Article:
Bladder Campion (Silene vulgaris) is a common wildflower that grows along paths and in grassy places. It is good eaten raw but can also be cooked. The leaves and flowers are edible and nutritious.
Stinging Nettles (Urtica dioica) cannot be eaten raw for obvious reasons but cooked they lose their ability to sting and make a very healthy addition to your diet. The leaves and young tops cooked as greens have plenty of iron and other minerals and eating Nettles helps purify the blood and body. Stinging Nettles can be made into an herbal tea too. You will need gloves to collect this plant unless you are brave enough to "grasp the Nettle."
St. John's Wort
Many edible plants and weeds you can find growing wild are also medicinal herbs. If you buy them from the health store they will cost you a lot of money but you can often get the same herbs for free if they grow near where you live.
Fennel (Foeniculum vulgare) grows in waste places, along roads and by the sea in the UK and many other parts of the world. The ferny foliage that smells of Anise-seed can be eaten raw in salad or as a garnish but the seeds make a herbal tea that is good for the digestion an many other conditions. Fennel is both an edible plant and a medicinal herb and can be found by foragers.
The Milk Thistle (Silybum marianum) is in the same category. The leaves stripped of their prickles can be eaten in salad but the seeds made into an herbal tea have medicinal properties and are very good got liver complaints and for purifying the blood. Milk Thistle is easy to recognise with its creamy white marbled foliage and magenta-purple flowers.
St. John's Wort (Hypericum perforatum) is not an edible plant but is a widely used medicinal herb that is used to treat depression. It has golden-yellow starry flowers that bloom in summer and grows in grassy places and on waste ground.
Dog Rose (Rosa canina)
There are edible flowers that can be found whilst foraging too, and flowers that can be used in other ways. The Elderflower (Sambucus nigra) , for example, can be collected and dried to make herb teas, used as the basis for Elderflower wine or champagne, and, using the whole flower-head, coated in batter and fried as an Elderflower fritter.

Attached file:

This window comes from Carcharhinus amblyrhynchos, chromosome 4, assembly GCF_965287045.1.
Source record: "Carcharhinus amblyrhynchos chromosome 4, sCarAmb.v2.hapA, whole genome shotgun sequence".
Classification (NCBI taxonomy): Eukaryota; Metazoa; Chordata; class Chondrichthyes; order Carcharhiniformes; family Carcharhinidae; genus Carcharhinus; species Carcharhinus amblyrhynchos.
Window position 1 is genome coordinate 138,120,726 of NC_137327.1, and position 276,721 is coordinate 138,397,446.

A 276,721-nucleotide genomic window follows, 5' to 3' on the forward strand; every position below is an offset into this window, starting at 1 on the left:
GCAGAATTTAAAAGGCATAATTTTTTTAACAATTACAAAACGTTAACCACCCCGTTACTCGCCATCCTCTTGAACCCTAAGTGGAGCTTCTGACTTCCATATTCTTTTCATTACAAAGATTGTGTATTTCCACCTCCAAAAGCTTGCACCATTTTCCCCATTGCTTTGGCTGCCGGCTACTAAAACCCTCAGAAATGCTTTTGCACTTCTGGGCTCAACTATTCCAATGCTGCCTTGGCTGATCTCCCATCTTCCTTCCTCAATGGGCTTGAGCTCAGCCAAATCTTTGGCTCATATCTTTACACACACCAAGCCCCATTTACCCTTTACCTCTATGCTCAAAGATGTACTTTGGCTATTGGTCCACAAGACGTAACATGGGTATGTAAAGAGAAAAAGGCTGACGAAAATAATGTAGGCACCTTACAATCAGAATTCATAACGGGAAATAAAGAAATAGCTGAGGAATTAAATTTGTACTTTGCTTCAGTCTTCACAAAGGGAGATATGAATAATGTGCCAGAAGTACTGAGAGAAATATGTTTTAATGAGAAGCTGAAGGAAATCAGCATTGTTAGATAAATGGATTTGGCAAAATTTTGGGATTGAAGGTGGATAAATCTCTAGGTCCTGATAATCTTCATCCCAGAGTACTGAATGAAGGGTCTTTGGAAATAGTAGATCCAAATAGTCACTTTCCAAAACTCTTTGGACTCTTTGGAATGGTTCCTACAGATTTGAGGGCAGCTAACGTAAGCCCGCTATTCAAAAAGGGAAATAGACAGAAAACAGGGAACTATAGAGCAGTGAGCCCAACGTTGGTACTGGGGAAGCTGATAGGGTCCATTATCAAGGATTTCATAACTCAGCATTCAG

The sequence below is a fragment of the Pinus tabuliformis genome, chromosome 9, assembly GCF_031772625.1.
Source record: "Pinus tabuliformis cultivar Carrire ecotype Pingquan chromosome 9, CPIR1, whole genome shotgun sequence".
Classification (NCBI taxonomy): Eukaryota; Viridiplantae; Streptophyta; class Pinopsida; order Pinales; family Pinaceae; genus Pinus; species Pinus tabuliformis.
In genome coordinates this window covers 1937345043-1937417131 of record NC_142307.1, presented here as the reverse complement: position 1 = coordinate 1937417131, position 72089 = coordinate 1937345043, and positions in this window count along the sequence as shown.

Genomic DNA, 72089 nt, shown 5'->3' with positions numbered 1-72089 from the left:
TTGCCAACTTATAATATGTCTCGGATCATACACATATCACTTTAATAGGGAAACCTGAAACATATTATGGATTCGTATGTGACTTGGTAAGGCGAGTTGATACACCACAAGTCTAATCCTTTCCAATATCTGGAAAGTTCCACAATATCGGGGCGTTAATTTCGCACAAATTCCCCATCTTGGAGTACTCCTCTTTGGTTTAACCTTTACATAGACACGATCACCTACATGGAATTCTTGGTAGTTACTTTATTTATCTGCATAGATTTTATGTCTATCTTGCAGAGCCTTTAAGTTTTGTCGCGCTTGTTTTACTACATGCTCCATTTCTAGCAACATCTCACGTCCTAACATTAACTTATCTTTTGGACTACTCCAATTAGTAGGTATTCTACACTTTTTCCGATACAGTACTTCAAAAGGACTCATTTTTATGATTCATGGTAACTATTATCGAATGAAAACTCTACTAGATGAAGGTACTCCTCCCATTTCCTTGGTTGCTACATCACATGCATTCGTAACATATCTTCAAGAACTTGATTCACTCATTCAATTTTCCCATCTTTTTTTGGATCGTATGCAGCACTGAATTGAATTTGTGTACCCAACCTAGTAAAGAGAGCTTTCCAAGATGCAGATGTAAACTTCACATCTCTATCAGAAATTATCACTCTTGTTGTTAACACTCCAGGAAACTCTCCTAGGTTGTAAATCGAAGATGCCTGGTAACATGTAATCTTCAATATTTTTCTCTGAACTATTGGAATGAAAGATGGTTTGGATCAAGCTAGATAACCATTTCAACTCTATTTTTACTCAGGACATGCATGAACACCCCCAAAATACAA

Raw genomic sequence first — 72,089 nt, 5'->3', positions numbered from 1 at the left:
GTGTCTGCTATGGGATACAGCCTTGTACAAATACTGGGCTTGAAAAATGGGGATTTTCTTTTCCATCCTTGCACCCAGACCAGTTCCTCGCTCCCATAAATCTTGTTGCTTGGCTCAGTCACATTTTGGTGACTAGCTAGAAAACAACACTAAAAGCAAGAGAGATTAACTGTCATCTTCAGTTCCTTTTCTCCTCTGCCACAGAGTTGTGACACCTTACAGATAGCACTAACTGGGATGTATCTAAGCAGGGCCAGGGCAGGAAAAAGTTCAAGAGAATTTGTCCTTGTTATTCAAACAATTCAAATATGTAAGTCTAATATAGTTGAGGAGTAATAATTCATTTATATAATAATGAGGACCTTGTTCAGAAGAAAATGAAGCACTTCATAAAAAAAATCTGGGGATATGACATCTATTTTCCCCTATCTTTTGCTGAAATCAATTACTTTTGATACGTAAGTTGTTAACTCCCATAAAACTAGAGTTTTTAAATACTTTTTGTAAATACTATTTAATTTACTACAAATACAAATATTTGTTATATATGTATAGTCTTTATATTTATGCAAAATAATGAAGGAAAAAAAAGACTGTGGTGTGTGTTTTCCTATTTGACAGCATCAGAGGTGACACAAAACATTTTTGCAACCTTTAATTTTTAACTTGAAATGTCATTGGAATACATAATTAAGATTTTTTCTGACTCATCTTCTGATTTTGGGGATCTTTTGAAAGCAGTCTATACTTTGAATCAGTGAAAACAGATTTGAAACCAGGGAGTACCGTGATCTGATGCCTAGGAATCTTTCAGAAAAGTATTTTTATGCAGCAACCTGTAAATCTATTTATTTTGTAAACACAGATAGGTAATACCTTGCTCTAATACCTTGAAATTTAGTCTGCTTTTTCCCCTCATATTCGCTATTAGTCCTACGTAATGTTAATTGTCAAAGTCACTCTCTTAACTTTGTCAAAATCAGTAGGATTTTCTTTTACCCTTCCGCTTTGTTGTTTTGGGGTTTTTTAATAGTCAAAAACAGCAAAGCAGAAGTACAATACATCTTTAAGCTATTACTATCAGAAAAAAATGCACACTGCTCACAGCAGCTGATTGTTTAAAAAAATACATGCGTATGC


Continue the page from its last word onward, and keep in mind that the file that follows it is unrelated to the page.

Later in the year, the berries can be collected and used to make Elderberry wine or added to jams, jellies and pies. Foraging can be done throughout the seasons, and besides enjoying the changes that can be observed in the natural world, you will find that there are foods for free right throughout the year, even in the depths of winter, if you know what to look out for.
The flower petals of the Dog Rose (Rosa canina) are edible, as are those of other cultivated roses. In the autumn, the forager can gather the reddish fruits known as hips. They are a wonderful source of Vitamin C and can be used in fruit teas. Watch out for the hairy seeds though inside them that need removing.
Dandelion flowers can be eaten raw as well as the leaves, and again can be used as the base for a homemade wine.
Lime Flowers from the Lime Tree (Tilia europea) make a great herbal tea after they have been gathered and dried in the summer. This tea, known as "Tillieul", has calming and relaxing properties as well as being very enjoyable to drink. The young leaves of the Lime can be eaten raw too.
Fruit and Nuts
Autumn is the best time for foraging for wild fruits and nuts too. This is the season in which Mother Nature brings forth her delights for us to gather and Pagans celebrate the second Harvest Festival at the Autumn Equinox on the 21 September.